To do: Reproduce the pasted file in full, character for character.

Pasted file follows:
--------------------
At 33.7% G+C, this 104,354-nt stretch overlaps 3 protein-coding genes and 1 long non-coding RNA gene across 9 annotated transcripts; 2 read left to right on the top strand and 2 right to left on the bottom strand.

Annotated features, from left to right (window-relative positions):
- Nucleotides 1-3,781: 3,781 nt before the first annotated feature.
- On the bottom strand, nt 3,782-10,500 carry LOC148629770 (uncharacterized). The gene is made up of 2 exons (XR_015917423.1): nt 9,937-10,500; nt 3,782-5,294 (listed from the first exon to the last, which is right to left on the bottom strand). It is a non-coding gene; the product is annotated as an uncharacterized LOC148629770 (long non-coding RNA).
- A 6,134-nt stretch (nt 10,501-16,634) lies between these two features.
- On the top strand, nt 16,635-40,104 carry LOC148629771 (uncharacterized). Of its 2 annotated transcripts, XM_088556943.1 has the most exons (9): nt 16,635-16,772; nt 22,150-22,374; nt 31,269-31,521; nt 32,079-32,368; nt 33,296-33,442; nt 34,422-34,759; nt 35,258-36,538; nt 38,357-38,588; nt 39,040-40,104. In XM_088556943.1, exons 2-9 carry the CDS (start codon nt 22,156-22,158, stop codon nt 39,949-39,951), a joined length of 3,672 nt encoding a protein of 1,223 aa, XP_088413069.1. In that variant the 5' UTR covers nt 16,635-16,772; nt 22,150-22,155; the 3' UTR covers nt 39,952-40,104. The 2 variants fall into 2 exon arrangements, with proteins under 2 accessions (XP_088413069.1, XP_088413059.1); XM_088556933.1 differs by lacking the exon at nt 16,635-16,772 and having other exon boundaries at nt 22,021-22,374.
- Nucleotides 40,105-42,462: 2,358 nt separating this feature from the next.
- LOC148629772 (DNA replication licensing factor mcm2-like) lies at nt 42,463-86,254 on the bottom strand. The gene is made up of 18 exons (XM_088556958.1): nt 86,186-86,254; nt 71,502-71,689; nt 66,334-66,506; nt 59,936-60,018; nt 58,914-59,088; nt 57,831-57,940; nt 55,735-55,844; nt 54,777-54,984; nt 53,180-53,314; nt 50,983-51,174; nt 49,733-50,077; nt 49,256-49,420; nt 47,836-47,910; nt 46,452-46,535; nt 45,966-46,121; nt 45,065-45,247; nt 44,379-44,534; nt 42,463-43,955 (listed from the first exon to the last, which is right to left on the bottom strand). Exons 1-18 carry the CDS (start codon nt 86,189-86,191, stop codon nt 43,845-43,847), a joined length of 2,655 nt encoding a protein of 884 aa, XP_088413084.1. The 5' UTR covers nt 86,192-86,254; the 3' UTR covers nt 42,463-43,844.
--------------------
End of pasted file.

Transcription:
At 33.7% G+C, this 104,354-nt stretch overlaps 3 protein-coding genes and 1 long non-coding RNA gene across 9 annotated transcripts; 2 read left to right on the top strand and 2 right to left on the bottom strand.

Annotated features, from left to right (window-relative positions):
- Nucleotides 1-3,781: 3,781 nt before the first annotated feature.
- On the bottom strand, nt 3,782-10,500 carry LOC148629770 (uncharacterized). The gene is made up of 2 exons (XR_015917423.1): nt 9,937-10,500; nt 3,782-5,294 (listed from the first exon to the last, which is right to left on the bottom strand). It is a non-coding gene; the product is annotated as an uncharacterized LOC148629770 (long non-coding RNA).
- A 6,134-nt stretch (nt 10,501-16,634) lies between these two features.
- On the top strand, nt 16,635-40,104 carry LOC148629771 (uncharacterized). Of its 2 annotated transcripts, XM_088556943.1 has the most exons (9): nt 16,635-16,772; nt 22,150-22,374; nt 31,269-31,521; nt 32,079-32,368; nt 33,296-33,442; nt 34,422-34,759; nt 35,258-36,538; nt 38,357-38,588; nt 39,040-40,104. In XM_088556943.1, exons 2-9 carry the CDS (start codon nt 22,156-22,158, stop codon nt 39,949-39,951), a joined length of 3,672 nt encoding a protein of 1,223 aa, XP_088413069.1. In that variant the 5' UTR covers nt 16,635-16,772; nt 22,150-22,155; the 3' UTR covers nt 39,952-40,104. The 2 variants fall into 2 exon arrangements, with proteins under 2 accessions (XP_088413069.1, XP_088413059.1); XM_088556933.1 differs by lacking the exon at nt 16,635-16,772 and having other exon boundaries at nt 22,021-22,374.
- Nucleotides 40,105-42,462: 2,358 nt separating this feature from the next.
- LOC148629772 (DNA replication licensing factor mcm2-like) lies at nt 42,463-86,254 on the bottom strand. The gene is made up of 18 exons (XM_088556958.1): nt 86,186-86,254; nt 71,502-71,689; nt 66,334-66,506; nt 59,936-60,018; nt 58,914-59,088; nt 57,831-57,940; nt 55,735-55,844; nt 54,777-54,984; nt 53,180-53,314; nt 50,983-51,174; nt 49,733-50,077; nt 49,256-49,420; nt 47,836-47,910; nt 46,452-46,535; nt 45,966-46,121; nt 45,065-45,247; nt 44,379-44,534; nt 42,463-43,955 (listed from the first exon to the last, which is right to left on the bottom strand). Exons 1-18 carry the CDS (start codon nt 86,189-86,191, stop codon nt 43,845-43,847), a joined length of 2,655 nt encoding a protein of 884 aa, XP_088413084.1. The 5' UTR covers nt 86,192-86,254; the 3' UTR covers nt 42,463-43,844.